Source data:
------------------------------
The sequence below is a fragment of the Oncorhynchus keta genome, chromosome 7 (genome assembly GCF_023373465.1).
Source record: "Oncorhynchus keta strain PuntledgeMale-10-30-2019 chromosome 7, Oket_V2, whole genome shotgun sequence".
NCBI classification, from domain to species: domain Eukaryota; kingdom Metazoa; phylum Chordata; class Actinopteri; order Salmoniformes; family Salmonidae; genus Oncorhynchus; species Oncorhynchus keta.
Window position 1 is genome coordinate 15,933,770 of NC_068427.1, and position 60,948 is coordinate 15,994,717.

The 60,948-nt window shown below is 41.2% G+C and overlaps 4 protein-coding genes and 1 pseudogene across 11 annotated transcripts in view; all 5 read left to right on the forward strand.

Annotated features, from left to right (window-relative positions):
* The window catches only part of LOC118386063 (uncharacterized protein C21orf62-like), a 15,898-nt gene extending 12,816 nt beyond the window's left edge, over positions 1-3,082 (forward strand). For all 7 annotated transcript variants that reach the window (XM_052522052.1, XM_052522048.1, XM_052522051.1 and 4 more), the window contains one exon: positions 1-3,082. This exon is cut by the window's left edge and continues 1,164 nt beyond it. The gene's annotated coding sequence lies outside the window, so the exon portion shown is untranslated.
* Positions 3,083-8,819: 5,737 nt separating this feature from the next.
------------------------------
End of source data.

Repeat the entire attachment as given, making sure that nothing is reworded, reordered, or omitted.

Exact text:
The sequence below is a fragment of the Oncorhynchus keta genome, chromosome 7 (genome assembly GCF_023373465.1).
Source record: "Oncorhynchus keta strain PuntledgeMale-10-30-2019 chromosome 7, Oket_V2, whole genome shotgun sequence".
NCBI classification, from domain to species: domain Eukaryota; kingdom Metazoa; phylum Chordata; class Actinopteri; order Salmoniformes; family Salmonidae; genus Oncorhynchus; species Oncorhynchus keta.
Window position 1 is genome coordinate 15,933,770 of NC_068427.1, and position 60,948 is coordinate 15,994,717.

The 60,948-nt window shown below is 41.2% G+C and overlaps 4 protein-coding genes and 1 pseudogene across 11 annotated transcripts in view; all 5 read left to right on the forward strand.

Annotated features, from left to right (window-relative positions):
* The window catches only part of LOC118386063 (uncharacterized protein C21orf62-like), a 15,898-nt gene extending 12,816 nt beyond the window's left edge, over positions 1-3,082 (forward strand). For all 7 annotated transcript variants that reach the window (XM_052522052.1, XM_052522048.1, XM_052522051.1 and 4 more), the window contains one exon: positions 1-3,082. This exon is cut by the window's left edge and continues 1,164 nt beyond it. The gene's annotated coding sequence lies outside the window, so the exon portion shown is untranslated.
* Positions 3,083-8,819: 5,737 nt separating this feature from the next.